Meteorological satellite payloads include scanning radiometers which are designed to detect upwelling terrestrial radiation in discrete wavelength bands.
The GOES I-M series of satellites carry two separate radiometer packages -- an imager and a sounder. The imager has one water vapor channel (channel 3), while the sounder has three water vapor bands (bands 10, 11 and 12). These water vapor channels/bands employ mercury cadmium telluride (HgCdTe) detectors which are sensitive to radiation at various wavelength intervals within the 6.5-7.4 micron range. The output voltage
from a particular radiometer detector is proportional to the energy striking that detector
area per unit time (radiance). Given the intensity and wavelength of the radiance, the Planck function yields an equivalent brightness temperature.
On a water vapor image, each pixel is assigned a gray shade according to the measured brightness temperature. Typically, white indicates a very cold brightness temperature (radiation from a moist layer or cloud in the upper troposphere), and black indicates a warm brightness temperature (radiation from the Earth or a dry layer in the middle troposphere).
The "moist" and "dry" features seen on water vapor imagery result from various combinations of vertical motion, horizontal deformation and moisture advection within the middle and upper troposphere (generally the 4-12 km altitude range). Such features exhibit spatial and temporal continuities which are evident using image animation loops. Water vapor is therefore a "passive tracer" which can be used to represent three-dimensional atmospheric motions on the meso and synoptic scale.
A Brief History of Remote Sensing of Water Vapor from Meteorological Satellites
- TIROS -- The first meteorological satellites to measure radiation emitted within the
water vapor absorption portion of the IR spectrum were the U.S. TIROS series.
TIROS 2, 3 and 4 (launched in 1960, 1961 and 1962) carried scanning radiometers
which were sensitive to the 6.0-6.5 micron wavelength band (Bandeen, 1961;
Moller and Raschke, 1964; Raschke and Bandeen, 1967).
- Nimbus -- The next U.S. satellites to image tropospheric water vapor were
Nimbus 2 through Nimbus 7 (launched between 1966 and 1978). Nimbus 2 and 3
carried an instrument called the Medium-Resolution Infrared Radiometer (MRIR),
which sensed moisture in the 6.4-6.9 micron band (Nordberg, 1966; Holub and Shenk, 1972).
Nimbus 4 through Nimbus 7 carried a Temperature Humidity Infrared Radiometer (THIR),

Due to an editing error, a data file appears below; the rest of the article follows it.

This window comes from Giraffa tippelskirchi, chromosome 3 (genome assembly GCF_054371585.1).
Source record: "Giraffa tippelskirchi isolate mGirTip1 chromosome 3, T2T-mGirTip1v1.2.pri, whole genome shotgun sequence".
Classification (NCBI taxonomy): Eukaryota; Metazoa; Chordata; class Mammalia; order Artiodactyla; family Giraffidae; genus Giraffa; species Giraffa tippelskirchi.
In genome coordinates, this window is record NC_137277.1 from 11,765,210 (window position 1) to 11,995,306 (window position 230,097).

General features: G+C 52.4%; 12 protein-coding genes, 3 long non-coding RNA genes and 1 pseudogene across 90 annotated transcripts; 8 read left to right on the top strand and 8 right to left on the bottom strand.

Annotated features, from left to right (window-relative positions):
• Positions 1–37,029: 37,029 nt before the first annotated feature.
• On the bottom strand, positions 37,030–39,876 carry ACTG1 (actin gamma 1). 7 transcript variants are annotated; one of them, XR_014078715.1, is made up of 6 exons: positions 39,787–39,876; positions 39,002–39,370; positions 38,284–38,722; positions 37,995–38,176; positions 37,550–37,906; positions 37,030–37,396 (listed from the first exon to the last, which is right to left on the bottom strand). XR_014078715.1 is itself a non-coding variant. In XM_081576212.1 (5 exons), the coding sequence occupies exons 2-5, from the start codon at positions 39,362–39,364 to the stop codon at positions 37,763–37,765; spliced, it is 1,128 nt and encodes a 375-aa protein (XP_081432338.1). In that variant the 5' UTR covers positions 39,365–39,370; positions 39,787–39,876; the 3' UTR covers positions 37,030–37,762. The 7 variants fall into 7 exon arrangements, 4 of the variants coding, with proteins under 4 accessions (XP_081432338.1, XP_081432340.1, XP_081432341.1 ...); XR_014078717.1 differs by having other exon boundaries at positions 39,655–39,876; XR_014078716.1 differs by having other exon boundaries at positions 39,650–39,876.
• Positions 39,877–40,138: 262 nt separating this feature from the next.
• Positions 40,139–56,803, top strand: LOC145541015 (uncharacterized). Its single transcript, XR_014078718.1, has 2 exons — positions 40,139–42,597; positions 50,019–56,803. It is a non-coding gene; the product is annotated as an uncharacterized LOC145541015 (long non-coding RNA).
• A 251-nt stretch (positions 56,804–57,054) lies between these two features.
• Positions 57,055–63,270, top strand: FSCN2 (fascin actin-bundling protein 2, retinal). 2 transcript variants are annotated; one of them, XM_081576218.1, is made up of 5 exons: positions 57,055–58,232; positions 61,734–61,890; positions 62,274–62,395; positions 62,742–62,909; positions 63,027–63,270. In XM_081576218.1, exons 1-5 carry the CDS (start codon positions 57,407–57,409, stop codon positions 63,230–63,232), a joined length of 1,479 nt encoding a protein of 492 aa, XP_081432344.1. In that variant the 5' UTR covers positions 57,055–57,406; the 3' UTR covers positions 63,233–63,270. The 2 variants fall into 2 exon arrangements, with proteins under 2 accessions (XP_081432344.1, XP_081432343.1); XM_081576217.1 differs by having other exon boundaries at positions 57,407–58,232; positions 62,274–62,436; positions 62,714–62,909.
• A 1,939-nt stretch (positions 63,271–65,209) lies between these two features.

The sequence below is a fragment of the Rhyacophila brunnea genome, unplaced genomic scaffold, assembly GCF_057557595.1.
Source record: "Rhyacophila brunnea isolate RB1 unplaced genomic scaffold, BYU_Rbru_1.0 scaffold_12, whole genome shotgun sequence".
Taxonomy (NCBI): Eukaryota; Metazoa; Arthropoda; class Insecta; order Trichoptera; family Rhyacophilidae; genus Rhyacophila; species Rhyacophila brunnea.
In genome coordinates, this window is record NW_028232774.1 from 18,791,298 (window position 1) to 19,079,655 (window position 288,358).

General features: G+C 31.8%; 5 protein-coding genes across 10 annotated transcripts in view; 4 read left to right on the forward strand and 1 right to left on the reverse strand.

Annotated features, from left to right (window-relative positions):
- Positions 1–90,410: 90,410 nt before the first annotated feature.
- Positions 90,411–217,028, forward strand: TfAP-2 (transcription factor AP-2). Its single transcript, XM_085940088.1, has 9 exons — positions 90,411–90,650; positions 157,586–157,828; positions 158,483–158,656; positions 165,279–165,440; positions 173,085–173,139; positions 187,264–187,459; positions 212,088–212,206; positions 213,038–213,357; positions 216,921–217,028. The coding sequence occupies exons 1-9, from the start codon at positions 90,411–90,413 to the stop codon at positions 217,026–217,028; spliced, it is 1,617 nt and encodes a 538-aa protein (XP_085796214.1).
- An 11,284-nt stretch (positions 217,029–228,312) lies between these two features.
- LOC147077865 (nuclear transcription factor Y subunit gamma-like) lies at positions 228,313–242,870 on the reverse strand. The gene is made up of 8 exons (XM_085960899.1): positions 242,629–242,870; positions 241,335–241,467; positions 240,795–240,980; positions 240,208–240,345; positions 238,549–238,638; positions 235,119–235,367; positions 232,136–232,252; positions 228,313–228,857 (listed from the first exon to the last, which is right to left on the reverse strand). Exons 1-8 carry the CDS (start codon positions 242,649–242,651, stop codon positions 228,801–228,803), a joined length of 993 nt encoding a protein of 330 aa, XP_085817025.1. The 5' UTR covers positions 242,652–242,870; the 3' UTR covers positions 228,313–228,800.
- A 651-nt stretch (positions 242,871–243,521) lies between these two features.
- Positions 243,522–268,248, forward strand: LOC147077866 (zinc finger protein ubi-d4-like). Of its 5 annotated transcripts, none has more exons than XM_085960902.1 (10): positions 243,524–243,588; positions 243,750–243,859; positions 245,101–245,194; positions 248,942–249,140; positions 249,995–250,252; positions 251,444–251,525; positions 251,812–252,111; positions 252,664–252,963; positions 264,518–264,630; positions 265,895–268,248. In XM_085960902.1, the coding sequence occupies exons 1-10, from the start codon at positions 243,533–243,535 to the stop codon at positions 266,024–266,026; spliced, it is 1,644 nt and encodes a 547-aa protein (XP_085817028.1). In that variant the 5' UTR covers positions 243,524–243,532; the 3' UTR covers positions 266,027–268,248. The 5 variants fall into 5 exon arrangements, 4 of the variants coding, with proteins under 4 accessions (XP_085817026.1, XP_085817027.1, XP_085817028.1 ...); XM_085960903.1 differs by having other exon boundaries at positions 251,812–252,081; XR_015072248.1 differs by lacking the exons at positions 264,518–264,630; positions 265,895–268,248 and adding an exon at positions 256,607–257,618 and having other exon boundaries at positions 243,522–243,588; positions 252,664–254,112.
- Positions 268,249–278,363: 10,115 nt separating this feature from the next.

which measured wavelengths between 6.5 and 7.2 microns (Allison, 1972).
- TIROS N/Advanced TIROS N -- This series (also known as the NOAA polar orbiter satellites) includes a High Resolution Infrared Radiation Sounder (HIRS) as part of its payload. HIRS/1 actually flew on the Nimbus 6 satellite, while HIRS/2 has flown on every TIROS/NOAA satellite since TIROS N (launched in 1978). HIRS/2 has 3 water vapor channels within the 6.7 - 8.2 micron range. NOAA 12 and NOAA 14 are the two current operational polar orbiters.
- Meteosat -- The first geostationary orbit satellite with water vapor imaging capability was the European
Meteosat-1 (launched 1977). The Meteosat series carries an imaging radiometer with a 5.7-7.1 micron
water vapor channel (Morel, Desbois, and Szejwach, 1978). Meteosat-6 is currently operational at the prime meridian (0 degrees longitude). Meteosat-7 was launched September 1997, and is undergoing evaluation.
- GOES -- In 1980, the U.S. GOES-4 satellite introduced the Visible Infrared Spin
Scan Radiometer (VISSR) Atmospheric Sounder (VAS), which made water vapor measurements in the 6.7 and 7.3 micron
channels. VAS was part of the GOES payload through GOES-7 (launched 1987). The first three satellites in the
GOES I-M series were launched in 1994 (GOES-8, operational at 75W longitude), 1995 (GOES-9, on-orbit storage) and 1997 (GOES-10, operational at 135W longitude). These satellites carry separate imager and sounder instruments which offer
significant improvements over the VAS instrument on the previous generation of GOES (Menzel and Purdom, 1994).
- GMS -- The Japanese GMS-5 was launched in 1995. The GMS-5 satellite (operational at 140E longitude) carries a VAS payload which
is similar to the GOES VAS.
- Feng Yun-2b (FY-2b) -- The first Chinese geostationary satellite (FY-2a) was lost in a pre-launch accident. FY-2b (launched in 1997) includes a 6.3-7.6 micron water vapor channel, and will soon be operational at 105E longitude.
- GOMS (Elektro) -- The Russian Geostationary Operational Meteorological Satellite (GOMS) N1 was launched in 1994, and is semi-operational at 76E longitude. While GOMS N1 has no water vapor imaging capability,
an improved imager is planned for the GOMS N2 satellite (proposed 1998 launch) which would include a water vapor channel.
- Meteosat Second Generation -- Scheduled for launch in the year 2000, MSG-1 is slated to have two water vapor channels (6.2 and 7.3 microns).
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